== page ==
I love wine. I mean really, who doesn’t? So, when I discovered that there was a winery in Korea – on the outskirts of Daegu – that produced a speciality wine from persimmon fruit, I had to try it. My expectations were low though, as I’ve toured some of the best wineries in the world from Marlborough, New Zealand to Stellenbosch, South Africa. Still, I love a new adventure. So one unplanned Saturday, I set off for a day trip to Cheongdo. What ensued was a very spontaneous but fun day out tasting persimmon wine and watching bull fighting. Definitely worth the half hour journey from Dongdaegu train station.
Gam Wine Tunnel
If you have been in Korea long, especially during the Autumn, then you’ve probably come across a Gam tree laden with persimmons. Deep blood orange in color, the fruit either looks like a squashed tomato or a lopsided acorn, depending on the variety. Although persimmons are common throughout the country, Cheongdo is well-known for producing a squat, round, seedless variety called the Cheongdo bansi. These persimmons have a higher sugar content than other species, which makes it a natural choice for wine production.
Whilst the fruit was brought to Korea over 1,000 years ago from China, the use of persimmons in wine-making has a relatively short history. In fact, Cheongdo Gam Wine touts itself as the first producer in the world to commercially make wine from persimmons, which only first hit the markets in March 2004. Using the traditional production process, the local persimmons are first crushed and then pressed before a special enzyme is added to the fermenting process. The alcohol content is naturally produced through the ageing process which takes place in the disused railway tunnel.
The tunnel was completed in 1904, but abandoned in 1937. Cheongdo Gam Wine reinforced the ceiling of the tunnel with red clay bricks and converted it into an ageing facility in 2006. The tunnel now stays at a constant 15 degrees Celsius and has 60-70% humidity which provides perfect conditions for fermenting persimmon wine. It is now known at the Gam Wine Tunnel.
The tunnel itself is about 1,000metres long and houses thousands of bottles. On entering the tunnel you will find a small store where you can purchase some of the local wine and other products. Further in there is picnic table style setting and a small cafe where you can conduct your wine tasting. The far end of the tunnel requires an entrance fee of 2,000W. In this area, you can view a small art gallery and some of the bottles of wine ageing on racks.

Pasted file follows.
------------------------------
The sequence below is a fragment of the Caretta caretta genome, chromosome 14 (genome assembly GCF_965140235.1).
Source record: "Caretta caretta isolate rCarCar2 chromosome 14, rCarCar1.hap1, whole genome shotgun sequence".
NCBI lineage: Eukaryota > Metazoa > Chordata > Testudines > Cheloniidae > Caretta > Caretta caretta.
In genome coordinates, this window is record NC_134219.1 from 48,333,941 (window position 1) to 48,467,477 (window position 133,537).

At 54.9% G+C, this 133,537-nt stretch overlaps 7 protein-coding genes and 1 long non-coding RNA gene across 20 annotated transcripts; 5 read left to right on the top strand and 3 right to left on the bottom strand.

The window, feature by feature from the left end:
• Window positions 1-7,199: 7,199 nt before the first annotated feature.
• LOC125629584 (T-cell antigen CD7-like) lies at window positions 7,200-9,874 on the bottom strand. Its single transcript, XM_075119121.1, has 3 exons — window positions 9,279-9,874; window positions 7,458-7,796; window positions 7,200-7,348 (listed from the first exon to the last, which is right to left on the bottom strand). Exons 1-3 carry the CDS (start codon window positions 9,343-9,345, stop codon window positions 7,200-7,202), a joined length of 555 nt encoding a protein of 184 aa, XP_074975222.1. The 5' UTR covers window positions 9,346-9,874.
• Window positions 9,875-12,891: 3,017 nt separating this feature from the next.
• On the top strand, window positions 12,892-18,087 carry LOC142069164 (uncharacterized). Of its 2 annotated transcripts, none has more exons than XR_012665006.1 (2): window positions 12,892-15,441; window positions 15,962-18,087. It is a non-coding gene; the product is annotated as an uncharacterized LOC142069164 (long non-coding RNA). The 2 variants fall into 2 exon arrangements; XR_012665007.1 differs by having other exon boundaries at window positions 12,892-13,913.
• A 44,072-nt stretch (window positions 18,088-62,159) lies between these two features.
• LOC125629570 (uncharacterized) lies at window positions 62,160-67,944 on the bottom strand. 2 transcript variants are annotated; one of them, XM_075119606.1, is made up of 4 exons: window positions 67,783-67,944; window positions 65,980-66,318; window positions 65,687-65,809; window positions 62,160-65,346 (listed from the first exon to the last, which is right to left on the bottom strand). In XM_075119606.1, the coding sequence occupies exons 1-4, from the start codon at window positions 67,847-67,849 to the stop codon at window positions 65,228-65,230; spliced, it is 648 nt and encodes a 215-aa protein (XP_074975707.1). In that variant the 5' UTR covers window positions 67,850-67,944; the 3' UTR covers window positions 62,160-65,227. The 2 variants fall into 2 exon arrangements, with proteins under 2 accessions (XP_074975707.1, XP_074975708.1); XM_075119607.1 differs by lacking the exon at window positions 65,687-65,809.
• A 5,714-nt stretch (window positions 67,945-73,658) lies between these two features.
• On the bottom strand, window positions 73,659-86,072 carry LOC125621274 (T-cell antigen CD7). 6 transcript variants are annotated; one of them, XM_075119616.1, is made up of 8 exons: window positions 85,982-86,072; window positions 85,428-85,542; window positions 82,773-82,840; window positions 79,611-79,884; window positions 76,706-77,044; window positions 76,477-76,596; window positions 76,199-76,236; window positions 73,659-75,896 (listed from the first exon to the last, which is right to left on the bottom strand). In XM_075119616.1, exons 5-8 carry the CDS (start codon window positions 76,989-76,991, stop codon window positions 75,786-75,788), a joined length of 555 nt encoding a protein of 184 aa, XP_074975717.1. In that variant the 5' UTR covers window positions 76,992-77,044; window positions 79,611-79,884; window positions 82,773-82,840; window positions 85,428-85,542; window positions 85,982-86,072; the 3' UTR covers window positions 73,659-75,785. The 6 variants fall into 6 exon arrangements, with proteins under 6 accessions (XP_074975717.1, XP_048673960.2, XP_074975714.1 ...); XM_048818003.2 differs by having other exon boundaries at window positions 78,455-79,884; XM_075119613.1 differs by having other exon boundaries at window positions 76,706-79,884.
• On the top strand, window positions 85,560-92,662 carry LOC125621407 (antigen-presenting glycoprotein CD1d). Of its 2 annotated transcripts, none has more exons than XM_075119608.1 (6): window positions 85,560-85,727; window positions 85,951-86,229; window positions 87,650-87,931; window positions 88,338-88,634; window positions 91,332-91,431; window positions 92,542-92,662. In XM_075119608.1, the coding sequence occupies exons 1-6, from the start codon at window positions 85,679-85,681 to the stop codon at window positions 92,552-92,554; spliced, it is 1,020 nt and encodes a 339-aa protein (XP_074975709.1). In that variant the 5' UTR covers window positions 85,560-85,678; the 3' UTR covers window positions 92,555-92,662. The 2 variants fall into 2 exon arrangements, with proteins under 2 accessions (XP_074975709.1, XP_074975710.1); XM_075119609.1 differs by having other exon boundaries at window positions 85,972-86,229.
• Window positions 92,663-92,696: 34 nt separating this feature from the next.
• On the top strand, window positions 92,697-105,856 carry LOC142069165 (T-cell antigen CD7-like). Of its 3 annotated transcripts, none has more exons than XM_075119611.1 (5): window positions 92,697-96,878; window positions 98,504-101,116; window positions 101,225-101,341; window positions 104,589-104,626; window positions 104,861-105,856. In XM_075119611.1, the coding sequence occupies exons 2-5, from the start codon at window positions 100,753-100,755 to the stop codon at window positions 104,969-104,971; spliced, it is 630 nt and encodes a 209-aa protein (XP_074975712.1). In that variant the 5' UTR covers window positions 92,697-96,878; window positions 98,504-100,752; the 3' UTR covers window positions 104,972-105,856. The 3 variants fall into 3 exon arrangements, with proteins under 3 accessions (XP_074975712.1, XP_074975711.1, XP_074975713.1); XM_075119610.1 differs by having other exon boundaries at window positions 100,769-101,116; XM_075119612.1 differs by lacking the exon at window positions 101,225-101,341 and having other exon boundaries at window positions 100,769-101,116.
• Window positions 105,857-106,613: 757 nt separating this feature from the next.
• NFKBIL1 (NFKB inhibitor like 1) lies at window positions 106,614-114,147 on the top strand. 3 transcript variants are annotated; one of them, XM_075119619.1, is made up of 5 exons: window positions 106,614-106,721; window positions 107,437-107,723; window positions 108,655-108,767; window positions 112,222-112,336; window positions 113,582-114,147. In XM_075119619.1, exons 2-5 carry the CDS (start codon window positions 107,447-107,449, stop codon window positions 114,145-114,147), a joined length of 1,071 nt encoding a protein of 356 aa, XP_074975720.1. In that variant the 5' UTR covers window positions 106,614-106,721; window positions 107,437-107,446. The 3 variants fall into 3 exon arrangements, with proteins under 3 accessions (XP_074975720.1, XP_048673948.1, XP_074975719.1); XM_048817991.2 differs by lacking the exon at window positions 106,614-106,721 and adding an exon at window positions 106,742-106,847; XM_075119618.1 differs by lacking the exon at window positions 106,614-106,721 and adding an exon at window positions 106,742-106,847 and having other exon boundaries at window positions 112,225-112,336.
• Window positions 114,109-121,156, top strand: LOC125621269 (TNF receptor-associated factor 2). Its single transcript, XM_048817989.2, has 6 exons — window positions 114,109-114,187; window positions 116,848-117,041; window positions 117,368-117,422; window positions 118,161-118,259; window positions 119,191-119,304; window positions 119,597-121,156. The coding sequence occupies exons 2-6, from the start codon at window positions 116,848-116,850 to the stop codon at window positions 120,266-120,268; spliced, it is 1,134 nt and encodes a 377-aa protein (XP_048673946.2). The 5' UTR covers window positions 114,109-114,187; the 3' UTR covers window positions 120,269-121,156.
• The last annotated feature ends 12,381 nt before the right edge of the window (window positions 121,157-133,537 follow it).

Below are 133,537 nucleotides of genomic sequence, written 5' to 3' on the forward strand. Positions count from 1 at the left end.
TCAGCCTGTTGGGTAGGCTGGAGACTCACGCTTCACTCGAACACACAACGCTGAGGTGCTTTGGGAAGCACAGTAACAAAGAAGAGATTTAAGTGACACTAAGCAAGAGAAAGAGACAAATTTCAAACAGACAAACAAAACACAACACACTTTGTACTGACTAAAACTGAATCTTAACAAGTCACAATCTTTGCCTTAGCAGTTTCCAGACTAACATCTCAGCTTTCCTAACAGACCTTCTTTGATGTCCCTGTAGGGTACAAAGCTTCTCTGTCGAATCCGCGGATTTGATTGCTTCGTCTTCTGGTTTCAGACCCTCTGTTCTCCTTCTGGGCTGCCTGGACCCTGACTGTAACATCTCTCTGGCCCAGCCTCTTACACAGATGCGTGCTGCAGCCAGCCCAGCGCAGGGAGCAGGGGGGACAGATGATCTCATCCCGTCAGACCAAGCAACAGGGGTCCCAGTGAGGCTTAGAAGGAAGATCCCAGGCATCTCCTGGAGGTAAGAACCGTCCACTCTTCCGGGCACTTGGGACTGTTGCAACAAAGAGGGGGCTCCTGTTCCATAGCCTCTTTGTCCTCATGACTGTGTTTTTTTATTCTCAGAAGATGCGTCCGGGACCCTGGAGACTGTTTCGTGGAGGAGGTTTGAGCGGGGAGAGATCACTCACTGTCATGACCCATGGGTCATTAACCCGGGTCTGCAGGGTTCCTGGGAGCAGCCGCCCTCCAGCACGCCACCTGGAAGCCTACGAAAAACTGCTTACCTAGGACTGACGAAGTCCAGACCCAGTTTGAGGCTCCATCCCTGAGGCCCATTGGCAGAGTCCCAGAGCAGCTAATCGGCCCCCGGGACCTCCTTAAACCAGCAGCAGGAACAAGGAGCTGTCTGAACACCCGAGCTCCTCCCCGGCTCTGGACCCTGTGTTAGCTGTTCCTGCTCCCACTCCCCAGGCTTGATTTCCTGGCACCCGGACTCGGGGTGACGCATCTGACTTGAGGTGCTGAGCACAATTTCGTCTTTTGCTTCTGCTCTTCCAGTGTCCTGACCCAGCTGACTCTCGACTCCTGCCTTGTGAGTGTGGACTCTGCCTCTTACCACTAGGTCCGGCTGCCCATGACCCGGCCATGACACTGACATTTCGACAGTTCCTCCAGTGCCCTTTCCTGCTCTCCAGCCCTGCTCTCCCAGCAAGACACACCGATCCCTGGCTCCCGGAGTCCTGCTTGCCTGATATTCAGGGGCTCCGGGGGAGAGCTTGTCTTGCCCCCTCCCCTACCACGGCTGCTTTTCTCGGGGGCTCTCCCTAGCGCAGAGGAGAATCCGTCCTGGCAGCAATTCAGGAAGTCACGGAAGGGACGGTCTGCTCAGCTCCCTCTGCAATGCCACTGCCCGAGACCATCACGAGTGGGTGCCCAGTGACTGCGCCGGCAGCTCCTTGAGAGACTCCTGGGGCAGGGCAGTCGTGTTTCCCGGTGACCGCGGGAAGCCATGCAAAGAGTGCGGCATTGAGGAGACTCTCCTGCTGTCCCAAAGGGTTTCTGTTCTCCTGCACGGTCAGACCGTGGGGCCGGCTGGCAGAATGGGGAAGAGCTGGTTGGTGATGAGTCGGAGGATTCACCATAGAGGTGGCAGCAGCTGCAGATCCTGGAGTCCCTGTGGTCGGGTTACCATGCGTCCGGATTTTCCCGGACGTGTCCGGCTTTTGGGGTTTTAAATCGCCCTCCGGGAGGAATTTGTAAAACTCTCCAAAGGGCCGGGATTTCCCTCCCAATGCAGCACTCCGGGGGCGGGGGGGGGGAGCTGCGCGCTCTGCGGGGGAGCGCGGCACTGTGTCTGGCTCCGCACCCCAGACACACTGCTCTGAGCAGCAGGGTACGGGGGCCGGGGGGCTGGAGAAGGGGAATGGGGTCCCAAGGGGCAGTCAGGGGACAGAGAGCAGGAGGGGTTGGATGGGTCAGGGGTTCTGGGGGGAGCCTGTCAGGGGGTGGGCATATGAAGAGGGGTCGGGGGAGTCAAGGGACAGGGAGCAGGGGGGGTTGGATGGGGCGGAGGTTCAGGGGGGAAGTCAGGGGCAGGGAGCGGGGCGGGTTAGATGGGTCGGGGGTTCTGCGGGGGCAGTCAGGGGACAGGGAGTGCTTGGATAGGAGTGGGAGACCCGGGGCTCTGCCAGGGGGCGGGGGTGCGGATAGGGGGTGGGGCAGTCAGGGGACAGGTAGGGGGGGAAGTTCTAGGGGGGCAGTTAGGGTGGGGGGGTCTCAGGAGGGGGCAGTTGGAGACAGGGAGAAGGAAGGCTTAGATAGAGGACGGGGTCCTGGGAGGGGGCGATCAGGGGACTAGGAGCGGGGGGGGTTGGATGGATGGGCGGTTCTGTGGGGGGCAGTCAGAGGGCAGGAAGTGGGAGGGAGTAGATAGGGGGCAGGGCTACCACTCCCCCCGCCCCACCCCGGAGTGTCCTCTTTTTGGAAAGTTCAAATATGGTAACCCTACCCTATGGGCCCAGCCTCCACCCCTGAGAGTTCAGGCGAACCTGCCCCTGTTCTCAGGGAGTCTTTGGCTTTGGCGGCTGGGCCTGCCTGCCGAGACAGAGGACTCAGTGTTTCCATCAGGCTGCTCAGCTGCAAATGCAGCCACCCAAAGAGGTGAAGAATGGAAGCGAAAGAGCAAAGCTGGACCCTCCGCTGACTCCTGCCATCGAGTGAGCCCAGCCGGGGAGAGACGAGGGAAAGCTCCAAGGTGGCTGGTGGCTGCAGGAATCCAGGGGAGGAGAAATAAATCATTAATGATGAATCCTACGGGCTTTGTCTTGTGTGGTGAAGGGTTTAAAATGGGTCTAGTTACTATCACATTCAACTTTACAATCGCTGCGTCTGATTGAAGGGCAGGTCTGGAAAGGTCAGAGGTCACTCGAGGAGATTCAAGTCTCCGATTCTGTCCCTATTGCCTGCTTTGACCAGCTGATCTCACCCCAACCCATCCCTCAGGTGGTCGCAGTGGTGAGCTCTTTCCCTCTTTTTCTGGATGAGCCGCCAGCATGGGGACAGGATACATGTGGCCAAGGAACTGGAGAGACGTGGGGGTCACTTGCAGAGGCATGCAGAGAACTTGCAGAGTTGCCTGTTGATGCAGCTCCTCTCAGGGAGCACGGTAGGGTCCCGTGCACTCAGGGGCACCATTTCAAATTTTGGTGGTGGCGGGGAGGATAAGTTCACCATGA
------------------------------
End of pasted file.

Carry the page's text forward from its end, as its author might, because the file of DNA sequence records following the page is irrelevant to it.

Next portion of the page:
There are three wines available to taste. The Regular Gamgrin is a dry white wine with a gold colour and rich tannin. The Special Gamgrin is aged for more than four years and is a sweet full bodied wine with a dark orange colour. Interestingly, they also produce an Ice Wine, which is akin to a dessert wine with notes of honey. The Ice Wine was very pricey at 20,000W per glass to taste (compared to the others at 4,000W), but was delicious. Whilst the three varieties I tasted were not the best I have ever had, I enjoyed trying a very unique wine that I couldn’t get anywhere else in the world.
Not far from the wine tunnel you’ll find the Cheongdo Bull Fighting Arena. It wasn’t my intent to watch bullfighting on a Saturday afternoon, but as I was in the area, I thought I’d give it a go. Admittedly, I was concerned about seeing a bloody battle between two 600kg beasts and usually avoid any type of event that would be cruel to animals.
Fortunately, Korean bullfighting has nothing in common with the violent spectacles that take place in Spain. There are no matadors and no goring. The animals aren’t tormented or killed. In fact, the whole show is rather sedate and dare I say comical. The competition starts with the judges entering the bovine battleground, bowing to the audience and taking their places. Then the two bulls are lead into the ring by their trainers. Some jeering from the handlers ensues whilst they try to get the bulls to lock horns. Once engaged, the battle commences. The two bulls then simply butt heads for a while and use their force to push each other around. There is a bit of snorting and scraping of the dirt, but not the fierce clash I’d expected.The match is over when one of the combatants surrenders or simply turns and lumbers off.
In the last match we watched, the bulls were disinterested in fighting and took several minutes to interlock horns. However, as soon as they engaged, they unlocked again and stood looking at each other passively and occasionally licking each other. The crowd chuckled. Eventually, they did manage a tame bout that lasted a few minutes.
To make the viewing more interesting, you can place small bets. The minimum is just 100W and the maximum is 100,000W. It’s free to enter and there is also a museum that displays the history of bullfighting in the region next door.
So, if you are looking for a unique day out of town, then I’d highly recommend a jaunt to Cheongdo.
Take one of the regularly departing trains from Dongdaegu Station to Cheongdo (20 minutes/4,500W one way). From the station, either catch a taxi (20 minutes/15,000won) or the intercity bus (Terminal located on the opposite side of Cheongdo Station. Take the bus bound for Songgeum-ri (송금리). (Departs 10 times a day / 07:00, 07:50, 09:40, 11:20, 13:20, 14:50, 16:00, 18:00, 19:20, 20:20).
Gam Wine Tunnel: Weekdays & National Holidays 09:30-20:00/ Weekends 09:30-21:00. www.gamwine.com
Cheongdo Bull Fighting: Saturdays & Sundays 11:00- 16:30. www.sossaum.or.kr/main.do